The Scythe – A tool for our times.

Nicole Clough explains why learning this traditional skill has many benefits – ahead of our Scything class in May.

A scything renaissance is underway! With many of us seeking greener, cleaner solutions, this tool is drawing a lot of attention and is making a strong comeback in the UK. As a teacher of scything, I have somewhat of a reputation for raving about its merits, but not without justification. It’s a privilege to introduce others to this pleasurable, effective and ancient skill, watch as they master how the body and the scythe interact, and become smitten. Time and again I have seen the scythe revolutionise people’s lives.

The scythe has been weaving itself into my life for twenty odd years. When I first encountered one, as a Tudor history re-enactor, little did I know how it would enhance my life, inspire me, bring joy, connect me to amazing people and a new way of living…and, of course, accompany me through a glorious myriad of meadows, woods, heaths, fens, reedbeds, orchards, allotments and gardens.

Following my sixteenth century summers of scything (actually, being a woman, I was only permitted to rake and pitchfork), it was my travels in Romania which first showed me the scythe was not confined to history but was still very much in use by many people. To my traveller’s joy, I also observed that it was not at all remarkable to carry a scythe on public transport…something I would find myself doing some years later, to the bemusement and curiosity of my fellow Oxford commuters.

Not only are scythes not confined to history, but they are not restricted to men. Likely due to differences in vegetation, climate, topography, as well as culture, the development of the scythe on the continent resulted in a far lighter blade and snath (handle) than those developed and used in the British Isles. The heavier Anglo-American style of scythe was not ergonomic for the average woman’s strength, and got a bad reputation for ruining the backs of many men who wielded them. Over the course of the twentieth century, their usage in Britain lessened to the point where the last UK scythe manufacturer closed in the early eighties. This was not the case on the continent, where more lightweight scythes continue to be in production and use to this day.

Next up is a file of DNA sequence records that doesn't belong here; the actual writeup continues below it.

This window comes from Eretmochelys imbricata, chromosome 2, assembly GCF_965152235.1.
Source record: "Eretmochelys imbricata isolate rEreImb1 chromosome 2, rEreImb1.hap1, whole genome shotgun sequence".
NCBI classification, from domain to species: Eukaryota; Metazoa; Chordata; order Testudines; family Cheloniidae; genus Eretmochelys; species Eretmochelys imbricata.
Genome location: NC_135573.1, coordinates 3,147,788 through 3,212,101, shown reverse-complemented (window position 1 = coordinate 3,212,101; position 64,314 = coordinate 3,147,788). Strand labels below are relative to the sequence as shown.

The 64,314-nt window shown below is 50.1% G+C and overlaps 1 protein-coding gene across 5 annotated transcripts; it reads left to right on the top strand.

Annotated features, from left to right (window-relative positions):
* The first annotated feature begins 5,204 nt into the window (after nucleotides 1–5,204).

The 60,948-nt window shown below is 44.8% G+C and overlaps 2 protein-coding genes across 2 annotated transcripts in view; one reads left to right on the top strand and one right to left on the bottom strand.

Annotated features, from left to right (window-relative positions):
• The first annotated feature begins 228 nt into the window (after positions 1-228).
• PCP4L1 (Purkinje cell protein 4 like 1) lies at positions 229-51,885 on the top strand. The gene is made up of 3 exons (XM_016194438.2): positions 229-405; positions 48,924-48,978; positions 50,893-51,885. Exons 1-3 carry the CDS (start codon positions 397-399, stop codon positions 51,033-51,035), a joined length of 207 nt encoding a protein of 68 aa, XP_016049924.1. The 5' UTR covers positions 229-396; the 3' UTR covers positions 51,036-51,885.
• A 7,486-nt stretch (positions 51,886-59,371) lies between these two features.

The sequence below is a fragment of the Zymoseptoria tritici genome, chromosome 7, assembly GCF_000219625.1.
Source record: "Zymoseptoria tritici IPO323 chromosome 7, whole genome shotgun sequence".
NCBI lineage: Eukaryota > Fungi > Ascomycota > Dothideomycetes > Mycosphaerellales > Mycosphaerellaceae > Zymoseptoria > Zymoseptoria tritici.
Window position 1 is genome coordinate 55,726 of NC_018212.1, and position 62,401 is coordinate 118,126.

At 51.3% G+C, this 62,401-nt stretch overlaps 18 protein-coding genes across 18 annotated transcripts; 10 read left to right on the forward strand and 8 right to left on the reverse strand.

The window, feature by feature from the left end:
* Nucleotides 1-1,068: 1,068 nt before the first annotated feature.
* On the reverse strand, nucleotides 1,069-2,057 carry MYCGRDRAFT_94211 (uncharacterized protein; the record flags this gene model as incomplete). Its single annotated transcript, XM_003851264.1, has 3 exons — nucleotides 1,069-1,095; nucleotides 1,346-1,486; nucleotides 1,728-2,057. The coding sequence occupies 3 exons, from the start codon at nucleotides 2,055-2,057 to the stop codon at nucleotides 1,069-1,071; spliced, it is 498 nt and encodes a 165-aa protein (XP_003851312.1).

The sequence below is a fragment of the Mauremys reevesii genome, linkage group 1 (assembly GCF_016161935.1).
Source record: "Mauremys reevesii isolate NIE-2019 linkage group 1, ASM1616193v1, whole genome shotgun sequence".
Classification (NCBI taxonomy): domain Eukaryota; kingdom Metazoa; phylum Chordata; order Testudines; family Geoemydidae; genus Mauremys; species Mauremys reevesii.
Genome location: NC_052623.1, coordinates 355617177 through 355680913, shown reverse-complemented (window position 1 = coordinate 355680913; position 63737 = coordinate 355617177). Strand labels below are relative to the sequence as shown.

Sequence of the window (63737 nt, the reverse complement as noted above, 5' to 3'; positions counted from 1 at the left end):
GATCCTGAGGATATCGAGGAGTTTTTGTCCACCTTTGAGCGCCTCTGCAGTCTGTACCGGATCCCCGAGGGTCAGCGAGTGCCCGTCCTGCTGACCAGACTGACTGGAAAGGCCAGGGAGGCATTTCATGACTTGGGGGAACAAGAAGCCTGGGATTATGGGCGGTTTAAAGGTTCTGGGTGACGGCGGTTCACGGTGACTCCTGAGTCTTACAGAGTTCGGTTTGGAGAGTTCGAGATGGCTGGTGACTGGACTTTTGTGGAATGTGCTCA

It is the lightweight Austrian and continental style scythes, in particular, which are the stars of this rebirth in the UK. Men and women, regardless of stature, can use them with ease and comfort, whether keeping on top of garden paths, mowing a whole meadow or racing against time in a scything competition. Whilst there are some key techniques, using a scythe can become quite personal; and, with the rhythmic movements and the focus on the moment, many even regard it as a meditative practice.

During my time teaching scything and working in the countryside conservation sector, I have witnessed the increase in popularity first hand. Large charity organisations, small voluntary groups, gardeners, smallholders and allotmenteers nationwide are choosing to pick up their scythes rather than fire up their mowers and strimmers. The positive reports and feedback are endless: being able to mow around seeding wildflowers, look out for wildlife, listen to the birdsong, talk to their companions, breathe fresh air, exercise gently, carry less kit, reduce their carbon footprint, spend less money…. It’s no wonder I’m an advocate with a reputation for raving about scything.

To find out more about scything and how to get started, check out:

www.scytheassociation.org

www.cotesbachschoolhouse.org.uk/event/traditional-austrian-scything-with-nicole-clough/

www.joyofscything.uk